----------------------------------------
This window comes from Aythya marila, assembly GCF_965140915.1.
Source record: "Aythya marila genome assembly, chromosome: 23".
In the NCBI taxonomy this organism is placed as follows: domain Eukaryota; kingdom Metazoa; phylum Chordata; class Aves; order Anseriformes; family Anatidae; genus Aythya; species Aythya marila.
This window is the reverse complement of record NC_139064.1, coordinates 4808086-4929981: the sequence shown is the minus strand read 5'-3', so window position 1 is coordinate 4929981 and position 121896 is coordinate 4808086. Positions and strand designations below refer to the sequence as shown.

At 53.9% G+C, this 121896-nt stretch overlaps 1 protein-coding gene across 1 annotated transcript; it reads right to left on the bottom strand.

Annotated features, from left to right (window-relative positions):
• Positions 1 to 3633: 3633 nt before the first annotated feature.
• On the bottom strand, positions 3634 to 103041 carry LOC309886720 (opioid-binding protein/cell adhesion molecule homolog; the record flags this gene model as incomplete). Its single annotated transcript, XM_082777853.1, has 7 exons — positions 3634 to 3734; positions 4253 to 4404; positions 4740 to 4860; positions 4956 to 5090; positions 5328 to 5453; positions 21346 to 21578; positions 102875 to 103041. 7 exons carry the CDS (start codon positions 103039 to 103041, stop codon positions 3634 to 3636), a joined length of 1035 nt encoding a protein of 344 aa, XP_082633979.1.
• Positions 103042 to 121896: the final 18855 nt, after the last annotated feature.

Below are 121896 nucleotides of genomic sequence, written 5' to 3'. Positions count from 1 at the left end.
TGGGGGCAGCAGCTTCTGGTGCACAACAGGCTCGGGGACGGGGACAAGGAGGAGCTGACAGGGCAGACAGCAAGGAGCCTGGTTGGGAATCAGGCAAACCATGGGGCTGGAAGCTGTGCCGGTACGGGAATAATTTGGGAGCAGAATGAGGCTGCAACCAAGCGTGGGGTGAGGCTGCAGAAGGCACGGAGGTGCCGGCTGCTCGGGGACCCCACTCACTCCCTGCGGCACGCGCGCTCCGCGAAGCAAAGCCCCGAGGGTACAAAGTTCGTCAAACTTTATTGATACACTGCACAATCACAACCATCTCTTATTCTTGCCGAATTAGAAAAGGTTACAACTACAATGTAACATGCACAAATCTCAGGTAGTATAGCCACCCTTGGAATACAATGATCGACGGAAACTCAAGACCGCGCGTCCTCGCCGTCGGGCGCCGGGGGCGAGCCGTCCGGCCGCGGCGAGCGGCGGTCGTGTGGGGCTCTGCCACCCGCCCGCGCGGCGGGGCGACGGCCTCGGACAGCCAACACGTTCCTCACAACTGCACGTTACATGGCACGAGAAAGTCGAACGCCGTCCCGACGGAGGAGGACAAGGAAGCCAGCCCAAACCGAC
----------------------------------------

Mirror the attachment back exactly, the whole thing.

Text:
This window comes from Aythya marila, assembly GCF_965140915.1.
Source record: "Aythya marila genome assembly, chromosome: 23".
In the NCBI taxonomy this organism is placed as follows: domain Eukaryota; kingdom Metazoa; phylum Chordata; class Aves; order Anseriformes; family Anatidae; genus Aythya; species Aythya marila.
This window is the reverse complement of record NC_139064.1, coordinates 4808086-4929981: the sequence shown is the minus strand read 5'-3', so window position 1 is coordinate 4929981 and position 121896 is coordinate 4808086. Positions and strand designations below refer to the sequence as shown.

At 53.9% G+C, this 121896-nt stretch overlaps 1 protein-coding gene across 1 annotated transcript; it reads right to left on the bottom strand.

Annotated features, from left to right (window-relative positions):
• Positions 1 to 3633: 3633 nt before the first annotated feature.
• On the bottom strand, positions 3634 to 103041 carry LOC309886720 (opioid-binding protein/cell adhesion molecule homolog; the record flags this gene model as incomplete). Its single annotated transcript, XM_082777853.1, has 7 exons — positions 3634 to 3734; positions 4253 to 4404; positions 4740 to 4860; positions 4956 to 5090; positions 5328 to 5453; positions 21346 to 21578; positions 102875 to 103041. 7 exons carry the CDS (start codon positions 103039 to 103041, stop codon positions 3634 to 3636), a joined length of 1035 nt encoding a protein of 344 aa, XP_082633979.1.
• Positions 103042 to 121896: the final 18855 nt, after the last annotated feature.

Below are 121896 nucleotides of genomic sequence, written 5' to 3'. Positions count from 1 at the left end.
TGGGGGCAGCAGCTTCTGGTGCACAACAGGCTCGGGGACGGGGACAAGGAGGAGCTGACAGGGCAGACAGCAAGGAGCCTGGTTGGGAATCAGGCAAACCATGGGGCTGGAAGCTGTGCCGGTACGGGAATAATTTGGGAGCAGAATGAGGCTGCAACCAAGCGTGGGGTGAGGCTGCAGAAGGCACGGAGGTGCCGGCTGCTCGGGGACCCCACTCACTCCCTGCGGCACGCGCGCTCCGCGAAGCAAAGCCCCGAGGGTACAAAGTTCGTCAAACTTTATTGATACACTGCACAATCACAACCATCTCTTATTCTTGCCGAATTAGAAAAGGTTACAACTACAATGTAACATGCACAAATCTCAGGTAGTATAGCCACCCTTGGAATACAATGATCGACGGAAACTCAAGACCGCGCGTCCTCGCCGTCGGGCGCCGGGGGCGAGCCGTCCGGCCGCGGCGAGCGGCGGTCGTGTGGGGCTCTGCCACCCGCCCGCGCGGCGGGGCGACGGCCTCGGACAGCCAACACGTTCCTCACAACTGCACGTTACATGGCACGAGAAAGTCGAACGCCGTCCCGACGGAGGAGGACAAGGAAGCCAGCCCAAACCGAC